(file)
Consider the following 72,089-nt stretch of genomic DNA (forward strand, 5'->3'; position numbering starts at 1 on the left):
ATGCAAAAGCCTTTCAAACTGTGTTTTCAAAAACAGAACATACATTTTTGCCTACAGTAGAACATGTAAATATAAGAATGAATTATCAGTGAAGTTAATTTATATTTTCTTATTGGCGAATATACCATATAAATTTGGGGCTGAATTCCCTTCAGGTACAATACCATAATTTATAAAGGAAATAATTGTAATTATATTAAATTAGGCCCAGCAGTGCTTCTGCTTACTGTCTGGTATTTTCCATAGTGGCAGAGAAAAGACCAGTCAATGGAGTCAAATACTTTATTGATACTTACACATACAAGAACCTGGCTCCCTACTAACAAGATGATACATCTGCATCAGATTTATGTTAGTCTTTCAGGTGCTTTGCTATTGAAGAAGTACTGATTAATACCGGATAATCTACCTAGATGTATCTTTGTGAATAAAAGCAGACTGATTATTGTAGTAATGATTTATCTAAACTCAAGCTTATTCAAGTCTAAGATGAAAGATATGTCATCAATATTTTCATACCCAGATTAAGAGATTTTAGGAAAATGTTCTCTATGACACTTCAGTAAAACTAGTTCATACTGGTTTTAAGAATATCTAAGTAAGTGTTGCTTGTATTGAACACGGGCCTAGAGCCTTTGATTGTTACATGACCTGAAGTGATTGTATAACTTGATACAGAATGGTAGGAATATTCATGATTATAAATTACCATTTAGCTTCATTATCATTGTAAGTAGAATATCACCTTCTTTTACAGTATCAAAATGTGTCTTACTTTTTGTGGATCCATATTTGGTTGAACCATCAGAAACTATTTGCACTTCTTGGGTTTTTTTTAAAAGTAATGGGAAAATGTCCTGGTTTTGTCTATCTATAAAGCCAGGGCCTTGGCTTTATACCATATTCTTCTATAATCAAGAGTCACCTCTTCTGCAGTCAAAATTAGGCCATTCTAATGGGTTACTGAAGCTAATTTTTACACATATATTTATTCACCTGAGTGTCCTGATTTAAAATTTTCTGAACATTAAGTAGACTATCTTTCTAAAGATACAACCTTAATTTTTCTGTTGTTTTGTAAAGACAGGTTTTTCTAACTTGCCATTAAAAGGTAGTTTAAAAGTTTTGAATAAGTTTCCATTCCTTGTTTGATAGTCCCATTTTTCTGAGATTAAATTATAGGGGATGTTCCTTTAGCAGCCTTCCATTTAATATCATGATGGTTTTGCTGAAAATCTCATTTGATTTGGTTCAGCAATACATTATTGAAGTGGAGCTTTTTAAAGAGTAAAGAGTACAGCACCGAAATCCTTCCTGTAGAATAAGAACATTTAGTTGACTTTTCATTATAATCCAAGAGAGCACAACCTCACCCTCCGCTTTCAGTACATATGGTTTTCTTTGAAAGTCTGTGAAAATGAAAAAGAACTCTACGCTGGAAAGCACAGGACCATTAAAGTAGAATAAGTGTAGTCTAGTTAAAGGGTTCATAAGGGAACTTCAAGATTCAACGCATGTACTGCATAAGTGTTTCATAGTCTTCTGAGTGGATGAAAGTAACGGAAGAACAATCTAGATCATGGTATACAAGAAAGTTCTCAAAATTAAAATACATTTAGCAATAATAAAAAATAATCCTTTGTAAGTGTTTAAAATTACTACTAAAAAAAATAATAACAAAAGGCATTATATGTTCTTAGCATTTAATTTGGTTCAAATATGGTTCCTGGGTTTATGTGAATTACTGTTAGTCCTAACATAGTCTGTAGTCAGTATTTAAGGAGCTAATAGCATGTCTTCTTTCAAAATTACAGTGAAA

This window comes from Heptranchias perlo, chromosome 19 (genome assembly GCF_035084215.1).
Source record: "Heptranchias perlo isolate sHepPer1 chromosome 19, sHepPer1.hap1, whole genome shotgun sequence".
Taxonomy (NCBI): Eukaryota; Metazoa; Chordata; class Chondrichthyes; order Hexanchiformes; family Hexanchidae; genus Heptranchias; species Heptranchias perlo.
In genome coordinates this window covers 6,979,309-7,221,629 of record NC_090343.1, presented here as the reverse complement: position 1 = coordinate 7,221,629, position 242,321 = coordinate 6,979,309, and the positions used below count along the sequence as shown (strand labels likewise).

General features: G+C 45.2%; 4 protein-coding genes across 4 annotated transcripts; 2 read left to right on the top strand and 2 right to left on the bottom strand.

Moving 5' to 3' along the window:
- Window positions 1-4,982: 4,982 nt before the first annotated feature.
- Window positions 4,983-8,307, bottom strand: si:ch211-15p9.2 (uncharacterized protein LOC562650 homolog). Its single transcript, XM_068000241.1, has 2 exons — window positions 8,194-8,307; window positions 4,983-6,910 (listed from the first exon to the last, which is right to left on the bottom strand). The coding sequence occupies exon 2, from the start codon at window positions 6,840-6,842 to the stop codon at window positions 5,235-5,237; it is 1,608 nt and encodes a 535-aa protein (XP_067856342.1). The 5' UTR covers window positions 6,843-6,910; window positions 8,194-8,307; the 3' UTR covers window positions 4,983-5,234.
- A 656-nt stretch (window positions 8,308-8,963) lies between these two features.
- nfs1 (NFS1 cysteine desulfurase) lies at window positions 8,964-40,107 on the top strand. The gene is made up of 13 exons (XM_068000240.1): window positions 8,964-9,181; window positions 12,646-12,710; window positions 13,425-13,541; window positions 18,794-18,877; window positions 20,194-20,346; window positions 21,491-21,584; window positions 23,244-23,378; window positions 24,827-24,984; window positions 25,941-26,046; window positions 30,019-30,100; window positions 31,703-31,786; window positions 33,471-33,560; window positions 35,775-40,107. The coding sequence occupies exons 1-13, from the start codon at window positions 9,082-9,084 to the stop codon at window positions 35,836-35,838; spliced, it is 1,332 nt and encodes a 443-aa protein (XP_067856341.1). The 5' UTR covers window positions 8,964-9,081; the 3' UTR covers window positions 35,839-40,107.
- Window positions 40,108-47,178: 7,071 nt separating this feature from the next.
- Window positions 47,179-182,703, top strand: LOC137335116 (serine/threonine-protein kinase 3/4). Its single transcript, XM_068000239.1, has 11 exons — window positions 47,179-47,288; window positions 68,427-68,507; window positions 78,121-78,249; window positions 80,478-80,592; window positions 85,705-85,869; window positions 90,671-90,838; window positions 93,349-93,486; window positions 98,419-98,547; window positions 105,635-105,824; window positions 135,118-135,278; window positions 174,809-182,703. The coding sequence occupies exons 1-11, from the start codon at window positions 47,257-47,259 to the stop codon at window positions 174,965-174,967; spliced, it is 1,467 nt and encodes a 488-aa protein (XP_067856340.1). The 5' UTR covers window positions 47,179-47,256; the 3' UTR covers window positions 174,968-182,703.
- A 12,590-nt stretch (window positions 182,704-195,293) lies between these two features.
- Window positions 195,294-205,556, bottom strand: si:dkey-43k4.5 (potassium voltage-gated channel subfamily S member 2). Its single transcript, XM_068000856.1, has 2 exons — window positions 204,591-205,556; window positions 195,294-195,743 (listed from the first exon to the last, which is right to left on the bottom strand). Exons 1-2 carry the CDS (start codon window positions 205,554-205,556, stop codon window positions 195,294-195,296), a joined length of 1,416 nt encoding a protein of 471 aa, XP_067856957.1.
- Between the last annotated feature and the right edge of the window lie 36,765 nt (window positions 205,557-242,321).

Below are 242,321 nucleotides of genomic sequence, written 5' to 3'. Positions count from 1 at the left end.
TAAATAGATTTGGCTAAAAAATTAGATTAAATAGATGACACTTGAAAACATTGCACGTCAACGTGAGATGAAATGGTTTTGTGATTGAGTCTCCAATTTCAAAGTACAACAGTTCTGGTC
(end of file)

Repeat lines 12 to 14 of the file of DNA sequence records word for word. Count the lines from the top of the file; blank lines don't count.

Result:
- nfs1 (NFS1 cysteine desulfurase) lies at window positions 8,964-40,107 on the top strand. The gene is made up of 13 exons (XM_068000240.1): window positions 8,964-9,181; window positions 12,646-12,710; window positions 13,425-13,541; window positions 18,794-18,877; window positions 20,194-20,346; window positions 21,491-21,584; window positions 23,244-23,378; window positions 24,827-24,984; window positions 25,941-26,046; window positions 30,019-30,100; window positions 31,703-31,786; window positions 33,471-33,560; window positions 35,775-40,107. The coding sequence occupies exons 1-13, from the start codon at window positions 9,082-9,084 to the stop codon at window positions 35,836-35,838; spliced, it is 1,332 nt and encodes a 443-aa protein (XP_067856341.1). The 5' UTR covers window positions 8,964-9,081; the 3' UTR covers window positions 35,839-40,107.
- Window positions 40,108-47,178: 7,071 nt separating this feature from the next.
- Window positions 47,179-182,703, top strand: LOC137335116 (serine/threonine-protein kinase 3/4). Its single transcript, XM_068000239.1, has 11 exons — window positions 47,179-47,288; window positions 68,427-68,507; window positions 78,121-78,249; window positions 80,478-80,592; window positions 85,705-85,869; window positions 90,671-90,838; window positions 93,349-93,486; window positions 98,419-98,547; window positions 105,635-105,824; window positions 135,118-135,278; window positions 174,809-182,703. The coding sequence occupies exons 1-11, from the start codon at window positions 47,257-47,259 to the stop codon at window positions 174,965-174,967; spliced, it is 1,467 nt and encodes a 488-aa protein (XP_067856340.1). The 5' UTR covers window positions 47,179-47,256; the 3' UTR covers window positions 174,968-182,703.